Mobile Banking for the Poor
Tuesday, August 5, 2008
At a press conference this morning in Mumbai, mobile-banking company Obopay announced an alliance with Grameen Solutions — an alliance with an extraordinarily ambitious goal. In ten years’ time, the companies said, they would like to see 1 billion of the world’s poor — people living on less than $2 a day — receiving banking services via their mobile phones. It probably won’t happen, but it would be amazing if it did.
Mobile banking is not new, of course, although it is still young. What sets this particular initiative apart are three things: its global ambition, its emphasis on the poor, and the central role of microfinance institutions (MFIs).
Mobile banking is of course banking, and banking is regulated nationally, not globally. As a result, it’s hard to scale mobile banking across borders — but that’s precisely what Obopay and Grameen are trying to do. They’re starting in India and Bangladesh, with a small core team of engineers looking carefully at what works and what doesn’t in the real world. They will then offer that expertise to anybody in the world who wants it, and plan to entrench themselves as a “center of excellence”. If MFIs in Congo or Nicaragua want to team up formally with Grameen and Obopay, that’s fine; if they just want to talk to them to get advice on how to proceed on their own, that’s fine too.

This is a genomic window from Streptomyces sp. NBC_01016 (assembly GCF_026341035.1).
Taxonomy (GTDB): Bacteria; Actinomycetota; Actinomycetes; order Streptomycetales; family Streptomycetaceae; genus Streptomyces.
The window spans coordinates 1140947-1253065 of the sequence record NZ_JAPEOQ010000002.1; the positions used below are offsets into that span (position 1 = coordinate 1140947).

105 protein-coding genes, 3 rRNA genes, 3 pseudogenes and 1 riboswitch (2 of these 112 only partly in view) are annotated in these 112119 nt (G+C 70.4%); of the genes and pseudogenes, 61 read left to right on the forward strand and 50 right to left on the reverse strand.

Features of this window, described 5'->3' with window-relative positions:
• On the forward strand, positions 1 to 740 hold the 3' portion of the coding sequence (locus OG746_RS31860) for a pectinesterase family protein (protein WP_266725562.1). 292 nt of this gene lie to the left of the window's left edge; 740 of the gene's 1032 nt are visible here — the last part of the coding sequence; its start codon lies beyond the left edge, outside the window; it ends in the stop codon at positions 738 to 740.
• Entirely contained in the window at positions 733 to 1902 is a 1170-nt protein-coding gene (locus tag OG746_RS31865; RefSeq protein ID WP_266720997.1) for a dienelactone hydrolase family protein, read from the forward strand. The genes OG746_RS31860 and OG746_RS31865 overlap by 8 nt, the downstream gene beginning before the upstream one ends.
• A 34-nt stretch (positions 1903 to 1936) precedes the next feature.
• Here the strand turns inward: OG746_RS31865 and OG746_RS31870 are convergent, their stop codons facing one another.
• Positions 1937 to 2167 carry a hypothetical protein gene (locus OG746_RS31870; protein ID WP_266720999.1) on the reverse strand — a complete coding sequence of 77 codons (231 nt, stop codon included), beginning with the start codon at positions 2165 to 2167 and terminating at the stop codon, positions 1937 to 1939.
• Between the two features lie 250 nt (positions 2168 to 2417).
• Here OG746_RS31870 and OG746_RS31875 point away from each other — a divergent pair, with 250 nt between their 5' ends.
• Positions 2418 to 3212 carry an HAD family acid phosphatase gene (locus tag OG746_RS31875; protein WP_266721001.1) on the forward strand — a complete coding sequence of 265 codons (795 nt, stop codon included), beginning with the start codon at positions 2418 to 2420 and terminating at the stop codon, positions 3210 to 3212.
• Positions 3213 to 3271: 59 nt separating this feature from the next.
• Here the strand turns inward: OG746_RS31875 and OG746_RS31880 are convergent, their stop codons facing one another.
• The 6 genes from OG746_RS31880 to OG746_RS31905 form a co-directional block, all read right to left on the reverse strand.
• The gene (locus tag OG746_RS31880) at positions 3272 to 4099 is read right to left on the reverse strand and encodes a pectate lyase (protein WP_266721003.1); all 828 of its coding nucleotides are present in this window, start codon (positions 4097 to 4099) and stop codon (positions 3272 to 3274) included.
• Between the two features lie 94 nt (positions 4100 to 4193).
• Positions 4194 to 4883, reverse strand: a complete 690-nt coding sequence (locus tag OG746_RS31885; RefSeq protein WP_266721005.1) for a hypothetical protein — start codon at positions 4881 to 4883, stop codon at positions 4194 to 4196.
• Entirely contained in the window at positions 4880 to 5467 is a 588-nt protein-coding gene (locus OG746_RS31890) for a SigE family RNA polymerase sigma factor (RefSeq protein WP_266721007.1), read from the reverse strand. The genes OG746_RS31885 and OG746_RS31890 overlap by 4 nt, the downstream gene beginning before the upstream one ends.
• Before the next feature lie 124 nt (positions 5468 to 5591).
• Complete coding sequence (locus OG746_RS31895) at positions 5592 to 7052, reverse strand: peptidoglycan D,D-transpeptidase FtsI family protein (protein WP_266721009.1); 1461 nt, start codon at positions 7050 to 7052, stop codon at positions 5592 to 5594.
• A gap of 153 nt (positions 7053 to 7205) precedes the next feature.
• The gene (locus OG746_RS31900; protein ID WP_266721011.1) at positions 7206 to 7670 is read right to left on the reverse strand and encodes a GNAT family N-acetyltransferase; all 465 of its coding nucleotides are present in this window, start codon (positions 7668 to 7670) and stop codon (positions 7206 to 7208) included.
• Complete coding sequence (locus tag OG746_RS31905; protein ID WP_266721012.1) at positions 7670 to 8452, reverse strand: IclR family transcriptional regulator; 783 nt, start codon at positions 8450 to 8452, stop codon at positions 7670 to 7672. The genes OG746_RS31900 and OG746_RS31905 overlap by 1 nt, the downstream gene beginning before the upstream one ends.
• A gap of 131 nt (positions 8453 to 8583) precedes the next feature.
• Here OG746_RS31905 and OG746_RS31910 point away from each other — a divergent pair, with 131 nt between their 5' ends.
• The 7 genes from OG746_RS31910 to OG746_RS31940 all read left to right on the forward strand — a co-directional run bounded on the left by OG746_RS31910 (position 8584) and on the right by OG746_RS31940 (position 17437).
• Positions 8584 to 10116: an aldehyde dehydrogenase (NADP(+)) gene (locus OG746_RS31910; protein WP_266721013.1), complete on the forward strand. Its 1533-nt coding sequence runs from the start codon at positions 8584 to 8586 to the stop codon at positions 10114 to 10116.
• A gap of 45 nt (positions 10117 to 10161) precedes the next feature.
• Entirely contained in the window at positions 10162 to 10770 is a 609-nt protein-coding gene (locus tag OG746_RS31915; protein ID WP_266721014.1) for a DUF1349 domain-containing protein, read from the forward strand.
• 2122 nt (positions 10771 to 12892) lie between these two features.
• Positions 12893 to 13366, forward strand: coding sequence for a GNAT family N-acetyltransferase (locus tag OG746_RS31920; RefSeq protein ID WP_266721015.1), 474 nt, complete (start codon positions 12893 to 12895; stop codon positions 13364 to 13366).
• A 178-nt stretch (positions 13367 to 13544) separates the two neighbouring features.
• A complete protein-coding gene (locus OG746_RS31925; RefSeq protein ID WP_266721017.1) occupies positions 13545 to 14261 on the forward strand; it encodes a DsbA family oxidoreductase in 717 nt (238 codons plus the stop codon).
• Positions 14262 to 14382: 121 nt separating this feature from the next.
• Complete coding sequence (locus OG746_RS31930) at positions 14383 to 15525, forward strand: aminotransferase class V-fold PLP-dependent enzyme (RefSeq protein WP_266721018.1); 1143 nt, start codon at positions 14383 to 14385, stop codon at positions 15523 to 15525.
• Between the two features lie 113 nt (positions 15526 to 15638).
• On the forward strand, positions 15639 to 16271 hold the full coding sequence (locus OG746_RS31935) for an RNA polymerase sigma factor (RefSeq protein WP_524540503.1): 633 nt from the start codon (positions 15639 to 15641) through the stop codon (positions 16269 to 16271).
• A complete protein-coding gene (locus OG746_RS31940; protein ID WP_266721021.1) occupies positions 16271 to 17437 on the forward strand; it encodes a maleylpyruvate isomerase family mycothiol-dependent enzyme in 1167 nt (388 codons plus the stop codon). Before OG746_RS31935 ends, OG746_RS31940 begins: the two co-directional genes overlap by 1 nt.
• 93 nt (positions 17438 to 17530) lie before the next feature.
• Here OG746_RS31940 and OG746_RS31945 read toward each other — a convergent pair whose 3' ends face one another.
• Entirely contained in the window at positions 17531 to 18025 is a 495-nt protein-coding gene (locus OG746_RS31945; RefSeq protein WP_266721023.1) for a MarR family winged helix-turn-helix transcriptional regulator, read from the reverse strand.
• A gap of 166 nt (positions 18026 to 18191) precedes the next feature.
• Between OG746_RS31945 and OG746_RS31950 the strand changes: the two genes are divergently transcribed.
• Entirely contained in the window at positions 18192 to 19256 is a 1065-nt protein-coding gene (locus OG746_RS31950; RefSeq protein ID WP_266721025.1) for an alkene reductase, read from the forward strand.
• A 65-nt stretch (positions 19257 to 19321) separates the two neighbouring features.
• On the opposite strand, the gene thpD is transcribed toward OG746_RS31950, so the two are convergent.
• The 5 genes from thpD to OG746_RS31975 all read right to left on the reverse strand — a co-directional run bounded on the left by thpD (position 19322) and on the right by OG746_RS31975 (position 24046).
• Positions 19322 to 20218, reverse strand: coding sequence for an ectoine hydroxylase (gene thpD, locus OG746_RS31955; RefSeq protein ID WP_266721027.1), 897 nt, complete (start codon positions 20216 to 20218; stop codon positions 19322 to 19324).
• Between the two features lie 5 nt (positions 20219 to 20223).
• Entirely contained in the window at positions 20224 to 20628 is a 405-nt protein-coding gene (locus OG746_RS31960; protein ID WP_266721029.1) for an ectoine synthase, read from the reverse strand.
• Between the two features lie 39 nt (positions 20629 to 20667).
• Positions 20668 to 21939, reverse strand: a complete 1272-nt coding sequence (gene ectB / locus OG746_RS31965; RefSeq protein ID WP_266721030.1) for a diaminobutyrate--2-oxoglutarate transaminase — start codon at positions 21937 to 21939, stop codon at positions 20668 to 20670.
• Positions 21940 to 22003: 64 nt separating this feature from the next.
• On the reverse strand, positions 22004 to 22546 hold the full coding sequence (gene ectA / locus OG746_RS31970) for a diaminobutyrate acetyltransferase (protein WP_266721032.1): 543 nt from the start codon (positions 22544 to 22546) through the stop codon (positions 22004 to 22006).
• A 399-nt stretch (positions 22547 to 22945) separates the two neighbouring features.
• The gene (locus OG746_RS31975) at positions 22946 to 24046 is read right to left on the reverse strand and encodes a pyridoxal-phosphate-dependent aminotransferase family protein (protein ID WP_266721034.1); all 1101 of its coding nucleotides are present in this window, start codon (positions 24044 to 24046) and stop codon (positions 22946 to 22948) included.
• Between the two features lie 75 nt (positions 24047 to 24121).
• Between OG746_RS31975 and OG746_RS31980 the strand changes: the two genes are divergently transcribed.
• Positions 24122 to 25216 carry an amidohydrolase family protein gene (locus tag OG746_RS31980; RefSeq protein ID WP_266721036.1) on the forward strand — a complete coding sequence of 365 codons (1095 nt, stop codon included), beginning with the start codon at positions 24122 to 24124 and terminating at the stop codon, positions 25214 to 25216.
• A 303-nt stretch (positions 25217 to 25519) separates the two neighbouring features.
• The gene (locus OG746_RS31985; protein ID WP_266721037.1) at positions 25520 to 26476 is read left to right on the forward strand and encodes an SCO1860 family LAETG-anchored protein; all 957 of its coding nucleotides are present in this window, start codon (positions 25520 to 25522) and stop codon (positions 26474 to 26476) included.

In any event, the system being set up by Grameen and Obopay is designed from the beginning to be able to handle payments and remittances not only nationally but also internationally. The problem of domestic remittances is often overlooked: large cities like Dhaka are home to millions of migrants who would love to send money back to their families elsewhere in the country but who are unbanked and have no real means of doing so. The ability to remit money domestically with little more than a text message could be revolutionary.
Then, of course, there’s international remittances — which already account for an enormous part of the annual capital inflows into many countries around the world, especially in Central America. Compared to Western Union or banks, the ability to send money directly from mobile phone to mobile phone is orders of magnitude easier and cheaper.
Then there’s the emphasis on the poor. Although the poor are more likely to be unbanked and therefore in need of mobile banking services, they haven’t been directly targeted by many of the first wave of mobile banking providers.
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